In clinical trials, increase risk of venous thromboembolism (deep vein thrombosis and pulmonary embolism) was observed due the treatment of raloxifene in postmenopausal women.

A less serious outcome, superficial thrombophlebitis, also has been reported more frequently with raloxifene than with placebo.

There was greatest risk of deep vein thrombosis and during the first 4 months of treatment pulmonary embolism occurs, and the magnitude of risk appears to be similar to the reported risk associated with use of hormone therapy.

Because immobilization increases the risk for venous thromboembolic events independent of therapy, raloxifene should be discontinued at least 72 hours prior to and during prolonged immobilization (e.g., post-surgical recovery, prolonged bed rest), and raloxifene therapy should be continued only after the patient is fully ambulatory.

In addition, women taking raloxifene should be advised to move about periodically during prolonged travel.

The risk-benefit balance should be considered in women at risk of thromboembolic disease for other reasons, such as congestive heart failure, superficial thrombophlebitis, and active malignancy.

How does Raloxifene work in the body?

Raloxifene use during pregnancy and breastfeeding

Raloxifene is contraindicated during pregnancy, in women who may become pregnant, and in nursing mothers. Raloxifene can cause serious side effects when it is given to a pregnant woman.

In pregnancy or in mother who can become pregnant, this drug should only be prescribed by keeping in mind the risk-benefit ratio to the patient and should inform patient the harm that may cause to a fetus by this drug. In animal studies, multiple dose-dependent serious problems occurred.

Raloxifene storage

  • Store the medicine in a closed container at room temperature and away from heat. Store in air resistant container to avoid moisture. Use amber color container to protect from direct light. Keep from freezing.
  • Keep out of the reach of children.
  • Do not keep outdated medicine or medicine no longer needed.

Raloxifene and death due to stroke

Clinical trial shows that there is risk of coronary heart disease in postmenopausal women. There is also increased risk of death due to stroke was observed after treatment with raloxifene.

Raloxifene and cardiovascular disease

Raloxifene should not be used in the patients with primary or secondary cardiovascular disease.

Raloxifene and premenopausal use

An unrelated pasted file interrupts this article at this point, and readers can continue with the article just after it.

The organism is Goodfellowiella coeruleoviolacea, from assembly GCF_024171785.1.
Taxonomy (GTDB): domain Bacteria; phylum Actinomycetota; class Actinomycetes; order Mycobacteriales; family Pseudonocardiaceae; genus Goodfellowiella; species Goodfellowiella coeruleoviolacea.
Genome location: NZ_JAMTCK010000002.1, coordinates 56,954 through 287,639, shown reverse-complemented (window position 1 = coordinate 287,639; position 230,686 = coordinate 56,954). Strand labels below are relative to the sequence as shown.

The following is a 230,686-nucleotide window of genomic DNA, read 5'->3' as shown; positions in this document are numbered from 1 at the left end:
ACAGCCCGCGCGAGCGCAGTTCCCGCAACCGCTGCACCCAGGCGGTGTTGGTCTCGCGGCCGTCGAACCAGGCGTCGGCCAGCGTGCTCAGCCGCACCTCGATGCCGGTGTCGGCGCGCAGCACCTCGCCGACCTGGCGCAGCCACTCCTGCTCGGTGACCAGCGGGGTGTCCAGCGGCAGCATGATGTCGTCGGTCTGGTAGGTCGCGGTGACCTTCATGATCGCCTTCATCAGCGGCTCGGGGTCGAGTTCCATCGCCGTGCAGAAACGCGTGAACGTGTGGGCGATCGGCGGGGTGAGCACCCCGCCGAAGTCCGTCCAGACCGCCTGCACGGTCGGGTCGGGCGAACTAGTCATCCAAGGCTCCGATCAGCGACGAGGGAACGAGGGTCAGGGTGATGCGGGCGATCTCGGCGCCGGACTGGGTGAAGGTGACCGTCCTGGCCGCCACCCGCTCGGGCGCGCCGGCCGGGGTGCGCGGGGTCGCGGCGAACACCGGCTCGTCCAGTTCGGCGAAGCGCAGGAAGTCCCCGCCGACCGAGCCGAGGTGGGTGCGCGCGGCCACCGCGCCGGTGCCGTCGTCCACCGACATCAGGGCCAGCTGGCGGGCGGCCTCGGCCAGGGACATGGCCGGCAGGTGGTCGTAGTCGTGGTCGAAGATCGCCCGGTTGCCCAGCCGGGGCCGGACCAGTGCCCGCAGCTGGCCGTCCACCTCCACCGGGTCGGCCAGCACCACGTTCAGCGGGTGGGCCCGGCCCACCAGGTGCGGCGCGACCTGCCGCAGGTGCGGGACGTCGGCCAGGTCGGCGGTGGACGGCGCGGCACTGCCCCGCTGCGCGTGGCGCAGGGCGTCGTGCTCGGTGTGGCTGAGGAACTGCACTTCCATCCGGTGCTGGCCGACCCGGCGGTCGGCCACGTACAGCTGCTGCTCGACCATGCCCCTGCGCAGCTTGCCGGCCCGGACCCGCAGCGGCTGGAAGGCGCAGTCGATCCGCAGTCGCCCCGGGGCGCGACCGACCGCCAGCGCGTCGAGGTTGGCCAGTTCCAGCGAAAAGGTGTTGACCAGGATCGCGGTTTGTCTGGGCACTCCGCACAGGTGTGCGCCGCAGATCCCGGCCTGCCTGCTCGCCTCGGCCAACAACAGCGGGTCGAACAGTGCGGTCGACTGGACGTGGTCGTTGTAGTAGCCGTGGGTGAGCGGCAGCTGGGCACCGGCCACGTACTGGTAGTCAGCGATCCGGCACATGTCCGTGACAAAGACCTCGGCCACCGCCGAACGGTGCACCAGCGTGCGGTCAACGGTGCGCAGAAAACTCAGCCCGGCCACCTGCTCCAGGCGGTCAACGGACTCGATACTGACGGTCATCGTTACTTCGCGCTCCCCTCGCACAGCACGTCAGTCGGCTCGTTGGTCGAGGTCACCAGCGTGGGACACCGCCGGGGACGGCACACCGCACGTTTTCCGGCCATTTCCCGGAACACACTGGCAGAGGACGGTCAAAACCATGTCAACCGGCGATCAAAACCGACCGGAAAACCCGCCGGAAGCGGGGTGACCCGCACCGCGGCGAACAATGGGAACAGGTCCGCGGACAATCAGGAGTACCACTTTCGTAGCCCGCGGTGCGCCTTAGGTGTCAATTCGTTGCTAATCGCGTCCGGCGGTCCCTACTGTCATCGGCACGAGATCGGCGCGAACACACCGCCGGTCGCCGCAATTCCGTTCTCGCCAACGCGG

There is no indication for premenopausal use of raloxifene. Safety of raloxifene in premenopausal women has not been established and its use is not recommended.

Raloxifene and hepatic impairment

Raloxifene should be administered with caution in patients with hepatic impairment. Safety and efficacy have not been established in patients with hepatic impairment.

Limited clinical data suggest that some women with a history of marked hypertriglyceridemia (>5.6 mmol/L or >500 mg/dL) in response to treatment with oral estrogen or estrogen plus progestin may develop increased levels of triglycerides when treated with raloxifene. Serum triglycerides should be monitored in patient with this medical history.

Raloxifene and renal impairment

In renal impaired patient raloxifene should be used with caution. In moderate to severe renal impaired patients safety and efficacy have not been confirmed.

Raloxifene and unexplained uterine bleeding

Any unexplained uterine bleeding was observed as clinically indicated. Raloxifene-treated and placebo-treated groups had similar incidences of endometrial proliferation.

Raloxifene and breast abnormalities

Any unexplained breast abnormality occurring during raloxifene therapy should be investigated. Raloxifene does not eliminate the risk of breast cancer.

Raloxifene mechanism of action

Raloxifene has dual property. It acts as estrogen agonist as well as it also acts as an estrogen antagonist, while raloxifene is commonly referred as selective estrogen receptor modulator (SERM).

Biologically, raloxifene shows its action by mediating through binding with estrogen receptors. In the result of this binding, in some tissues activation of estrogenic pathways (agonism) and in some tissues blockade of estrogenic pathways (antagonism) occurs.

The agonistic or antagonistic effect of raloxifene depends upon the degree of employment of co-activators and co-repressors to estrogen receptor (ER) target gene promoters.